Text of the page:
A new podcast from Women for Women International!
What makes us resilient in times of crisis? And how does conflict and hardship shape who we are?
What Makes Us Stronger features the voices of courageous women who’ve lived through unbelievably difficult times in countries like Afghanistan, Syria and South Sudan, and explores how each of them took on new roles and found the strength to keep going.
This season is brought to you thanks to the players of People’s Postcode Lottery with funds awarded by Postcode Justice Trust in support of women survivors of war.
One in three women will experience some sort of physical or sexual violence in their lifetime.
But there are practical steps that can be taken to end the cycle of violence against women and girls - if only governments are willing to invest in them. Hear from Dr Leyla Hussein, a renowned psychotherapist who provides support to survivors of sexual violence and is a global campaigner for gender rights.
This episode contains content you might find upsetting including references to sexual violence and FGM.
In Afghanistan, where women’s lives are severely restricted, defying the system can be dangerous.
In this episode of What Makes Us Stronger, Nisha talks to Nidhi Dagur, Director of Global Communications and External Events at Women for Women International who recently visited Afghanistan to find out how women there are daring to stand up for their rights, despite the risks.
Women in sub-Saharan Africa face the largest digital gender gap in the world
But when women access digital financial tools, the evidence shows they take control of much more than just their finances. In this episode, Elizabeth in Nigeria tells us how getting to grips with technology has changed her life in unexpected ways. Nisha also talks to Nabila Aguele, former special adviser to Nigeria’s Minister of Finance and new Women for Women International Board Director about why it’s so important for communities to close the digital gender gap.
Three decades ago, one woman turned a moment of outrage into a movement
Today, the organisation Zainab Salbi started during the conflict in Bosnia and Herzegovina has reached over half a million women survivors of war all over the world. In this special episode, Women for Women International's CEO, Laurie Adams, travels back to Bosnia with Zainab to learn the story of how it all began and to find out why, thirty years later, the sisterhood effect is needed more than ever.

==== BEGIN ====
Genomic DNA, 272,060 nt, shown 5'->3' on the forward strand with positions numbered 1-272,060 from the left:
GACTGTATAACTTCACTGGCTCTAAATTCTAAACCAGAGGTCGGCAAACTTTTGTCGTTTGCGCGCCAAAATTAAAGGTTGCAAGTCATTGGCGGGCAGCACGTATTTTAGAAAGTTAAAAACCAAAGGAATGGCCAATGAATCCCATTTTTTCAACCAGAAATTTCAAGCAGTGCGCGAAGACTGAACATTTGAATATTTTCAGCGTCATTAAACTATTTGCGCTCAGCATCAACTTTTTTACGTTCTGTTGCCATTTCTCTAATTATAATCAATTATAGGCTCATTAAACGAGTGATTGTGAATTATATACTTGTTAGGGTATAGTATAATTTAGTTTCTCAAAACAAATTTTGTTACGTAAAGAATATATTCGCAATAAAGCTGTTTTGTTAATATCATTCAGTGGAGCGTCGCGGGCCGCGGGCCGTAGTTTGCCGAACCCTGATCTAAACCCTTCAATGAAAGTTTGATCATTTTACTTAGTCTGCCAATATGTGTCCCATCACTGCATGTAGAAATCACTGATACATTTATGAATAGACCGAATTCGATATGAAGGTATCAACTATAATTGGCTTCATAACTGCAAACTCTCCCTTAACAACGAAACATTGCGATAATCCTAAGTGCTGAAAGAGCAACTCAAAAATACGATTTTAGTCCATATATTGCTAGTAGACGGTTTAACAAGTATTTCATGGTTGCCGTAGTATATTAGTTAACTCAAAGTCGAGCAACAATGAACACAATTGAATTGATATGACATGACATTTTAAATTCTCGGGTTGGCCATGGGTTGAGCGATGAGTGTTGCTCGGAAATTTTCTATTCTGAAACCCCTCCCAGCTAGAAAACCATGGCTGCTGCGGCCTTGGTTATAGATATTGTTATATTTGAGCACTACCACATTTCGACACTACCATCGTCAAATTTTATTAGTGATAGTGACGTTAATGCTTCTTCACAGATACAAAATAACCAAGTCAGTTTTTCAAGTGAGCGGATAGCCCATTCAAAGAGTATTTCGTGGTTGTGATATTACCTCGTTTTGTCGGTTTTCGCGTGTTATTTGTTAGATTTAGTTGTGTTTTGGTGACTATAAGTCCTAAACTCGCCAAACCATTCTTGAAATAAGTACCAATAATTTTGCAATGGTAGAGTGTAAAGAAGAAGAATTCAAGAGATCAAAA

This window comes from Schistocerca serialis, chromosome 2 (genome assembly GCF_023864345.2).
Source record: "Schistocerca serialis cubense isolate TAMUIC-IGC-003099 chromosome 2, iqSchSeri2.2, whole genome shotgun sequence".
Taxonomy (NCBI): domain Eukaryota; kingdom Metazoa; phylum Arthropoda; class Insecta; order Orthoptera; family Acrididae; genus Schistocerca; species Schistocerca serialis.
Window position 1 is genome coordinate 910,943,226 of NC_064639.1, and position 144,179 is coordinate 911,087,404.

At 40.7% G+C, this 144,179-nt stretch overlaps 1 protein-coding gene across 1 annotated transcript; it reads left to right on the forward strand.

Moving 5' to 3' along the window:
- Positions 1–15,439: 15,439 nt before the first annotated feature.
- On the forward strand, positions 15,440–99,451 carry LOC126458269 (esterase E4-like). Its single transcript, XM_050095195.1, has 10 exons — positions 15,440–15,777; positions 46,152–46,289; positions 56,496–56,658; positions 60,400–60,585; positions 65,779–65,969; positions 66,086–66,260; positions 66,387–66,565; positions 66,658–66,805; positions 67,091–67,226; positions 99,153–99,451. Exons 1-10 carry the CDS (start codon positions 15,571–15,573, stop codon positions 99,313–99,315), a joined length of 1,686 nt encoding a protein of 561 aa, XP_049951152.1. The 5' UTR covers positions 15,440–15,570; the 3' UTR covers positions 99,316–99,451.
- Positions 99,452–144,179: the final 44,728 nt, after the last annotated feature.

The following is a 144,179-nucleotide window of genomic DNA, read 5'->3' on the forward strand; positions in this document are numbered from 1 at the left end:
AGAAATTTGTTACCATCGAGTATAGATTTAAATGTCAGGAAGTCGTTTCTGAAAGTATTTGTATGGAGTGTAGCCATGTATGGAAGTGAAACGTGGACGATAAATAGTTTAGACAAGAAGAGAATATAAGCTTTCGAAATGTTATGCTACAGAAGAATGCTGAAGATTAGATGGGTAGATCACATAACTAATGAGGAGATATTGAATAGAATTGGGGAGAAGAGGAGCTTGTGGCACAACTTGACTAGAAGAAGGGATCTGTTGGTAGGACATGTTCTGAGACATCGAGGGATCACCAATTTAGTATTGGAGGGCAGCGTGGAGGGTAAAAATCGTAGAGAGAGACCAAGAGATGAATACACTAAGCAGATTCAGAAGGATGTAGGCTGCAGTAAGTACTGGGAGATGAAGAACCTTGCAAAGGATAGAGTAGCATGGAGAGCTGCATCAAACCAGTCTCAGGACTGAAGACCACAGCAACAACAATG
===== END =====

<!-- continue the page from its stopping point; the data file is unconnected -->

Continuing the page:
Even though most farm workers in developing countries are women, very few of them own the land they work on
Some rural communities ignore the law and forcibly seize land from women or prevent them from buying or inheriting land in the first place. In this episode, Nisha hears from Angelique, a Congolese woman who tried to persuade a sceptical community that she had just as much right to own land as her husband.
In just one year, women's lives have got a lot harder in Afghanistan
Unable to work, go to school or leave their homes without a male guardian, they are struggling to adapt to new restrictions imposed by the de facto government. In this episode, Nisha talks to Afghan women about what it feels like to lose basic freedoms and what makes them stronger against all the odds.
When you have to leave your home because of war, everything changes
In this episode, we'll hear from four incredible women who also happen to be refugees. At times of extreme crisis, all our guests found the reserves of strength they didn't know they had and the experience has shaped their lives and futures in ways they didn't anticipate.
Hear more stories
I will continue mobilising other women in the community in utilising the lessons I have learned, and I hope many more of them will be part of the training.
One of my friends told me about Women for Women International and how it provided training for women. That’s when I learned that I wasn’t alone in my suffering. There are other women, who have the same pain.
Our neighbour knocked at the door and asked ‘Why are you not escaping?’ She told us that they are kidnapping girls and killing men, so we decided to run away and not take anything with us.